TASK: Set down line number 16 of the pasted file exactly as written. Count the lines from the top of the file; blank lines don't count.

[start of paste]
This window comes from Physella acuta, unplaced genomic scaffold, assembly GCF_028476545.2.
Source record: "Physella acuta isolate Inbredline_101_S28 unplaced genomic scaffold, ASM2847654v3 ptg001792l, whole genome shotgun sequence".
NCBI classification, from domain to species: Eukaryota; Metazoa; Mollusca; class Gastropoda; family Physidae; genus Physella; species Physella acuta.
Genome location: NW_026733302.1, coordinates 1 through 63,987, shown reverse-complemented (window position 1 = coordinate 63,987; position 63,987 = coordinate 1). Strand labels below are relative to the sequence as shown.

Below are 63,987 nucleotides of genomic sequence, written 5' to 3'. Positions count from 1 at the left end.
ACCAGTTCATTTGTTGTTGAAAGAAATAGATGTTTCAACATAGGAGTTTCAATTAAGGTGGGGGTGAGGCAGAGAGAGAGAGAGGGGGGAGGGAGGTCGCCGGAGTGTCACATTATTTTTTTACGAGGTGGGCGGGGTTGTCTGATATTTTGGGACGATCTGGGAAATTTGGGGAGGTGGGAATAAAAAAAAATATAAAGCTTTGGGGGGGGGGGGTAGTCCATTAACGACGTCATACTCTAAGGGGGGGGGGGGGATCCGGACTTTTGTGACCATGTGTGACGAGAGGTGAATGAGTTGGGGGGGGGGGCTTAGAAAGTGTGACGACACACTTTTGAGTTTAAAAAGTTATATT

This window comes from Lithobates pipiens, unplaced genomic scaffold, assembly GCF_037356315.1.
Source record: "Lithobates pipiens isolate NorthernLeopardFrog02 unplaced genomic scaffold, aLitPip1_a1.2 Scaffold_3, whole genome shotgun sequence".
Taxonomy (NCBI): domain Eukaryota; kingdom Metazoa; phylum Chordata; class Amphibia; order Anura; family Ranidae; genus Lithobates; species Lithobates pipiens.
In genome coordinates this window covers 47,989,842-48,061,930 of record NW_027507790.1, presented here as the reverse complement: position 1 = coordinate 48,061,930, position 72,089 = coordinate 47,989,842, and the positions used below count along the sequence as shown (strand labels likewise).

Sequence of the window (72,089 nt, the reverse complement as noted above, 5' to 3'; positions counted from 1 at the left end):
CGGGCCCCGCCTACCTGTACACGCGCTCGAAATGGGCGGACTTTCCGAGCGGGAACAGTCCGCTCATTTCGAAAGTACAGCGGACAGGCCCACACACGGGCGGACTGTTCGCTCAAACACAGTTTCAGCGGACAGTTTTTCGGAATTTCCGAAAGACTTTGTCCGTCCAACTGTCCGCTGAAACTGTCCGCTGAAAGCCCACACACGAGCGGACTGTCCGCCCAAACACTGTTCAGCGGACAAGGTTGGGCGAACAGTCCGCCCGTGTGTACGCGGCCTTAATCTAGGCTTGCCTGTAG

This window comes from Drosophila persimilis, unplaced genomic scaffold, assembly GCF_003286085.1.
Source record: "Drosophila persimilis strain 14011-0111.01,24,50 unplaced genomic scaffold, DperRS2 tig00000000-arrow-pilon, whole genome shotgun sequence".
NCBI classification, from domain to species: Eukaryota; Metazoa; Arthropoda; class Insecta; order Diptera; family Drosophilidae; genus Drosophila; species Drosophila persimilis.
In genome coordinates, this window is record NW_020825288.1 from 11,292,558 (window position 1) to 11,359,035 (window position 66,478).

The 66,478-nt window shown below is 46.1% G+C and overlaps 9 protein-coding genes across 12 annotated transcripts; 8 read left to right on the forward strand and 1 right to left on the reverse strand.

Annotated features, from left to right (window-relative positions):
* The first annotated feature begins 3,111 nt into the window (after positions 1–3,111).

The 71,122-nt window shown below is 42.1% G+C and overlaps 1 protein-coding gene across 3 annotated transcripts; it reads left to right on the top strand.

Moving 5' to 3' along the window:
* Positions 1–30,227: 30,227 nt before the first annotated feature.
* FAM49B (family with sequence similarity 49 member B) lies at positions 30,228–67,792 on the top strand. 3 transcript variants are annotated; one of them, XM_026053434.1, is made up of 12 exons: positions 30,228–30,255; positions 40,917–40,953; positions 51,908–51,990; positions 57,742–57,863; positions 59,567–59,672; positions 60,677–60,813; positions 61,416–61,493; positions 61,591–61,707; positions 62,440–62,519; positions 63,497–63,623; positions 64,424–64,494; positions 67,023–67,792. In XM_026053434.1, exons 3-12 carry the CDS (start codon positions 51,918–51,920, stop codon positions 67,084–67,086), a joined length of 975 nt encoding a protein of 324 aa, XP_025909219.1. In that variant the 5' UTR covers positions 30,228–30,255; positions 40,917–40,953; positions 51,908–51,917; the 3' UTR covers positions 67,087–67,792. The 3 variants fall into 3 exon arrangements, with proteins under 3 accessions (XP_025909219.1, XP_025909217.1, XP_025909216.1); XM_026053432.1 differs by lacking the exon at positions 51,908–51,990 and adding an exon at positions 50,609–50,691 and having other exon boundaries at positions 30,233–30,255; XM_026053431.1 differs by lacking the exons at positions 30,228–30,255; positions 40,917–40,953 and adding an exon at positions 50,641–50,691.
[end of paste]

In genome coordinates, this window is record NW_020825288.1 from 11,292,558 (window position 1) to 11,359,035 (window position 66,478).